- Open Access
- Authors : Meedinti Gowri Namratha , Sankalp Chauhan , Swarnalatha P
- Paper ID : IJERTV11IS010208
- Volume & Issue : Volume 11, Issue 01 (January 2022)
- Published (First Online): 05-02-2022
- ISSN (Online) : 2278-0181
- Publisher Name : IJERT
- License: This work is licensed under a Creative Commons Attribution 4.0 International License
Social Media use During Crisis Management, Disaster Response and Recovery Phases
Meedinti Gowri Namratha 1, Sankalp Chauhan 2, Swarnalatha P
Department of Computer Science and Engineering Vellore Institute of Technology,
Abstract:- Social media plays a significant role in times of crisis. During disasters, affected people use social media to share their experiences. It enables the public to access information about the ongoing disaster and helps the public contribute to monitor and predict the next phases of the disaster by reporting the latest incidents. However, with the abundance of information available along with the heterogeneity of the information being generated, it becomes difficult to sort the actionable data from the mostly unimportant posts. In this paper, we first give an overview of the current popular social media platforms and their relevant features.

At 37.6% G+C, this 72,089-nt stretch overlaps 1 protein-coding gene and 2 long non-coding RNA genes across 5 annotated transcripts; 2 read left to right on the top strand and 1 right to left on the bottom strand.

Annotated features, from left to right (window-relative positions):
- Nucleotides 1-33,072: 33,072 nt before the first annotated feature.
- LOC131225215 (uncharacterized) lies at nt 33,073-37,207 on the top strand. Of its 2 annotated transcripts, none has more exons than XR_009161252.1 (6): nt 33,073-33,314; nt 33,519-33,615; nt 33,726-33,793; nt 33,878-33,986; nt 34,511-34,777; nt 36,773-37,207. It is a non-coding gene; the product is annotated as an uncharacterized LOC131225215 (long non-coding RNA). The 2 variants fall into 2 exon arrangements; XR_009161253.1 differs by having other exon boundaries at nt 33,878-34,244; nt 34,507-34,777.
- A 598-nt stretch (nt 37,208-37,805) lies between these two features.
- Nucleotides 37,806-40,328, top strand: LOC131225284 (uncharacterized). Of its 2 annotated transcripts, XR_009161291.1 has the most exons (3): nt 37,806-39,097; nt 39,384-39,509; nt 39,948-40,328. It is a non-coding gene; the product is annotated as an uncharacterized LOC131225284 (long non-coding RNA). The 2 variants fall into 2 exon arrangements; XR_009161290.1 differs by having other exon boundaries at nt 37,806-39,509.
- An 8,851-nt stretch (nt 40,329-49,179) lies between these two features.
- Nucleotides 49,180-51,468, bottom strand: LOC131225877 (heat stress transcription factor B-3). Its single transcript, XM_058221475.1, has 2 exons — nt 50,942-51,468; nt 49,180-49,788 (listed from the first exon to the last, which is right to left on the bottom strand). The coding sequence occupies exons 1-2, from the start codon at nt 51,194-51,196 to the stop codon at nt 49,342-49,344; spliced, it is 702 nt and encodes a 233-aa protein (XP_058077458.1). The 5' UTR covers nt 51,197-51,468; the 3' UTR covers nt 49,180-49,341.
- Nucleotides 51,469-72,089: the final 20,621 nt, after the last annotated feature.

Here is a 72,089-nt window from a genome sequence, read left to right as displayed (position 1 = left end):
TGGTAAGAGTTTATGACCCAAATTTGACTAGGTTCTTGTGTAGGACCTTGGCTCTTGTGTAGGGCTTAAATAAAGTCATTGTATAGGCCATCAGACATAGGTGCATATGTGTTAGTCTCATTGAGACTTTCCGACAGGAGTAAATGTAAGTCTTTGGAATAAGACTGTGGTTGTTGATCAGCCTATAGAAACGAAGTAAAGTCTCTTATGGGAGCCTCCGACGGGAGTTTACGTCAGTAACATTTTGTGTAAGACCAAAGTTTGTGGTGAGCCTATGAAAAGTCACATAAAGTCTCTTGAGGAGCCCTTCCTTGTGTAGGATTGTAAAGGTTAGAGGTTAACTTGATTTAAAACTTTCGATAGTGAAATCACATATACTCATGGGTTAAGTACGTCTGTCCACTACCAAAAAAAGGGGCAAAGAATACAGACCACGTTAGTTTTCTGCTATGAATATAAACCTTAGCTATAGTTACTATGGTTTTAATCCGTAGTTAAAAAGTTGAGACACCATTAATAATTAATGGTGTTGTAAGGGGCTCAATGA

We then included the potential applications for disaster management. Response themes and recovery themes will also be mentioned. With the help of few papers, we also identified how researching on social media data can help during different phases of the crisis. Furthermore, we also proposed a simulation model that can help understand the spread of infectious diseases and conditions of public during disasters that ultimately lead to pandemics and epidemics byharnessing real time data related to the crisis from social media.
KeywordsDisaster management; social media; crisis; epidemic; pandemic;
Disaster management – the organisation and management of resources and responsibilities for dealing with all the humanitarian aspects of emergencies, in particular preparedness, response and recovery in order to lessen the impact of disasters.